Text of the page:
• A recent study by the American Water Works Association, a major membership organization that includes public water systems, predicts nationwide costs for PFAS regulatory compliance that dwarf the settlement amount. With water utilities being unable to cover the full costs of drinking water monitoring and treatment, they will need to pass costs on to ratepayers — American residents and businesses.
  • The costs for public water systems in California alone to investigate, test, purchase additional real property to install treatment infrastructure, install that infrastructure, and operate and maintain that equipment for decades would also easily dwarf the settlement amount.

On July 26, 2023, Attorney General Bonta led a bipartisan coalition of 23 attorneys general in opposing 3M’s original proposed settlement given several fatal problems. Along with today’s amicus letter, the attorneys general are withdrawing that opposition because 3M has agreed to the following revisions:

  • Modify the revised proposed settlement in several places to make clear the claims filed by Attorney General Bonta in his November 2022 lawsuit and other attorneys general will not be impaired.
  • Modify the terms of any proposed anti-suit injunction to ensure that the states remain free to file PFAS-related claims against 3M.
  • Eliminate an indemnification clause in the agreement that would have unfairly shifted future liability from 3M to water suppliers bound by the settlement because they decided not to proactively opt out.
  • Provide public water providers with a method for estimating the payout amounts they would receive. Under the original proposed settlement, they would have had to make their opt-out decisions without that information.
  • Give public water providers 90 days to opt out, instead of the 60 days included in the original proposed settlement.

PFAS have been widely used in consumer products including food packaging, cookware, clothing, carpets, shoes, fabrics, polishes, waxes, paints, and cleaning products, as well as in firefighting foams designed to quickly smother liquid fuel fires. PFAS are stable in the environment, resistant to degradation, persistent in soil, and known to leach into groundwater. In 2021, the California Legislature passed and Governor Newsom signed Assembly Bill 1200, which restricts the manufacture, distribution, and sale of food packaging that contains PFAS and requires manufacturers of cookware to disclose the presence of certain chemicals on the internet or product label.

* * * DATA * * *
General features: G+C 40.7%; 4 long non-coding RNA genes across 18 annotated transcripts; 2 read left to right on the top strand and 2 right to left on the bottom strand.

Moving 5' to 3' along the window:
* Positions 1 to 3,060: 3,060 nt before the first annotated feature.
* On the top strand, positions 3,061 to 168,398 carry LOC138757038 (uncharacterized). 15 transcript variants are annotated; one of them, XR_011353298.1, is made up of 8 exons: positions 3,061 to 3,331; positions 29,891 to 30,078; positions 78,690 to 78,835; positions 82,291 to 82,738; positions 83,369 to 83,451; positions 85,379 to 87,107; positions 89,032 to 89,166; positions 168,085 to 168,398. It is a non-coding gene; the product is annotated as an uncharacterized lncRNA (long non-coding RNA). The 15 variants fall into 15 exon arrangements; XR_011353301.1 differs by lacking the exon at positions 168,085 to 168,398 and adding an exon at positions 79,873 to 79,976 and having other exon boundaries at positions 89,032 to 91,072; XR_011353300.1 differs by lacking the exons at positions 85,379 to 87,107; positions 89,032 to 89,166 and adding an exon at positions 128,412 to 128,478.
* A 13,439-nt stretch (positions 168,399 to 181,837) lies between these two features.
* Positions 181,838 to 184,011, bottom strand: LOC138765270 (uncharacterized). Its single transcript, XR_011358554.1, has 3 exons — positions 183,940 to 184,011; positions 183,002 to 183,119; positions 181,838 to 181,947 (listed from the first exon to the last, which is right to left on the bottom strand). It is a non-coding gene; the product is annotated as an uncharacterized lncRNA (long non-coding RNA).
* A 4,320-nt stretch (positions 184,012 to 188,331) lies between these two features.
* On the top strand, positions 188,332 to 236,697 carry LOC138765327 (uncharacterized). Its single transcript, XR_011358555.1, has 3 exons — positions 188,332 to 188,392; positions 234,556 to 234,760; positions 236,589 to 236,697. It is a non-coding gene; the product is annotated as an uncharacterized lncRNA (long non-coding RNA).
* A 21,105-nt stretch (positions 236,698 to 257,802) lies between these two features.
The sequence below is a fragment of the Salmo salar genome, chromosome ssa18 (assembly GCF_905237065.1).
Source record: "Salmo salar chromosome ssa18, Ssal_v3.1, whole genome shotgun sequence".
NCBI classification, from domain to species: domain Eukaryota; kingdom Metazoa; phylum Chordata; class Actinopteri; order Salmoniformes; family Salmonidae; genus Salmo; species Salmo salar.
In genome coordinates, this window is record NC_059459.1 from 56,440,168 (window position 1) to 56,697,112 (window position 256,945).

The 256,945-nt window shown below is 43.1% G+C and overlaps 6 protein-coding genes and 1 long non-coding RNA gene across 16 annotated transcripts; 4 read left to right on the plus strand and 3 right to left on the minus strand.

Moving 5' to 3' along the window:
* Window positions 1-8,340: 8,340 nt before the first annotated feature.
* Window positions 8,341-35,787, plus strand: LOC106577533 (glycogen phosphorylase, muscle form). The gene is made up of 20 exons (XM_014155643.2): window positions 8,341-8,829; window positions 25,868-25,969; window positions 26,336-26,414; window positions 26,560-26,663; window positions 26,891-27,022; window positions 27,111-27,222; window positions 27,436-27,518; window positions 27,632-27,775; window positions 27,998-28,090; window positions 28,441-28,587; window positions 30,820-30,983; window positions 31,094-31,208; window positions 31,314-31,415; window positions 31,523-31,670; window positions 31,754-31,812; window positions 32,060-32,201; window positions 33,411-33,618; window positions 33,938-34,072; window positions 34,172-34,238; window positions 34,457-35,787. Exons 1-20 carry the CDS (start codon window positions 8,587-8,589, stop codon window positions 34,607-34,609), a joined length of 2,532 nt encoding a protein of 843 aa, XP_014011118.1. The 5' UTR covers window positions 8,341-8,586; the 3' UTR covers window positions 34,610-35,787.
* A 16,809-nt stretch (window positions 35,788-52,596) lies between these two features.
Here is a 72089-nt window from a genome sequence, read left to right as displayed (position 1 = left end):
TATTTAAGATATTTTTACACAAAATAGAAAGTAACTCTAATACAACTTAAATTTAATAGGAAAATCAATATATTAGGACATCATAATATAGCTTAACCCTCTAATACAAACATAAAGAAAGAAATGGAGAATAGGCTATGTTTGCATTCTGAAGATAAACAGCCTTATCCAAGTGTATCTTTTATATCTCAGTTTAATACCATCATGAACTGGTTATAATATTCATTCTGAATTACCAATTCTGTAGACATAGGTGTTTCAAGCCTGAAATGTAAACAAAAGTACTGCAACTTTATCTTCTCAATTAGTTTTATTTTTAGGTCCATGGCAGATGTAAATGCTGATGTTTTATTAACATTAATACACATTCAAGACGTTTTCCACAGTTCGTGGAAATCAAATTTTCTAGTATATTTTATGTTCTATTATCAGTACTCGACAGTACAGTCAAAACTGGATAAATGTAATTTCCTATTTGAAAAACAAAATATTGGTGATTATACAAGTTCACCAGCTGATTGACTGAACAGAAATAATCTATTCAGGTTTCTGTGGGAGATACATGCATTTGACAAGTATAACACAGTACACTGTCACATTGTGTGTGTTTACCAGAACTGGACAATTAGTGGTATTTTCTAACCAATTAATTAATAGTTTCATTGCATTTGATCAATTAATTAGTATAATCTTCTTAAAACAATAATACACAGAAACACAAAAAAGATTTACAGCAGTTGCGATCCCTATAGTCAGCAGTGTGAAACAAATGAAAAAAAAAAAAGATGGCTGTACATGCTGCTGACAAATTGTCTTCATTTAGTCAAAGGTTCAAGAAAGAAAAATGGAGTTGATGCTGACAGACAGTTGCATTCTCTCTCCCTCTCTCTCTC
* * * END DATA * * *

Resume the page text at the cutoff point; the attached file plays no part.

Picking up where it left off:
Joining Attorney General Bonta in filing the amicus letter are the attorneys general of Arizona, the District of Columbia, Pennsylvania, and Wisconsin.

A copy of the amicus letter is available here and a copy of the consent motion with the revisions to the proposed settlement is available here.

Attorney General Bonta Co-Leads Coalition in Supporting Federal Efforts to Restore Endangered Species Act Protections and Urging Biden Administration to Go Further in Unwinding Trump Rules

August 23, 2023
Contact: (916) 210-6000, agpressoffice@doj.ca.gov

OAKLAND – Co-leading a coalition of 15 attorneys general, California Attorney General Rob Bonta today announced filing a comment letter regarding the Biden Administration’s proposed rules that would strengthen regulations implementing the federal Endangered Species Act (ESA). While supporting the proposed rules, which largely reverse deregulatory actions adopted in 2019 by the Trump Administration, the multistate coalition also urges the Biden Administration to fully rescind the unlawful Trump rules. In California, there are currently 317 species listed as endangered or threatened under the ESA — more than any other mainland state — as well as millions of acres of designated critical habitat.

“California’s biodiversity and wildlife are unsurpassed, but increasingly at risk due to climate-fueled weather events that threaten to drive certain species closer to extinction,” said Attorney General Bonta. “I therefore support the Biden Administration’s proposal to rescind most of the unlawful Trump rules and urge the federal government to go further and unwind them in their entirety. We must be ever-vigilant in protecting our natural resources for current and future generations.”

Enacted under the Nixon Administration in 1973, the ESA is intended “to halt and reverse the trend toward species extinction, whatever the cost.” Under the ESA, the U.S. Fish and Wildlife Service (FWS) and National Marine Fisheries Service (NMFS) are both responsible for listing species as “endangered” or “threatened” and designating “critical habitat” for each such species based on “the best scientific data available.” Critical habitat is particularly important for ensuring that listed species have the ability to recover to sustainable population levels so that they eventually no longer need to be listed.

In the final months of the Trump Administration, FWS and NMFS finalized three rules that dramatically altered longstanding ESA regulations governing protections for newly-listed threatened species; the processes for listing and delisting species as endangered or threatened and for designating critical habitat; and requirements for evaluating and mitigating the effects of proposed federal agency actions on listed species and critical habitat. In 2019, a coalition of 20 attorneys general and the City of New York — co-led by the states of California, Massachusetts and Maryland — challenged these three rules in court as unlawful under the ESA. At the request of FWS and NMFS, the court remanded these three rules to FWS and NMFS for reconsideration without vacating or ruling on the merits of the challenged rules, meaning that there was never any court decision on the states’ claims regarding the unlawfulness of the Trump rules, and the rules remain in effect.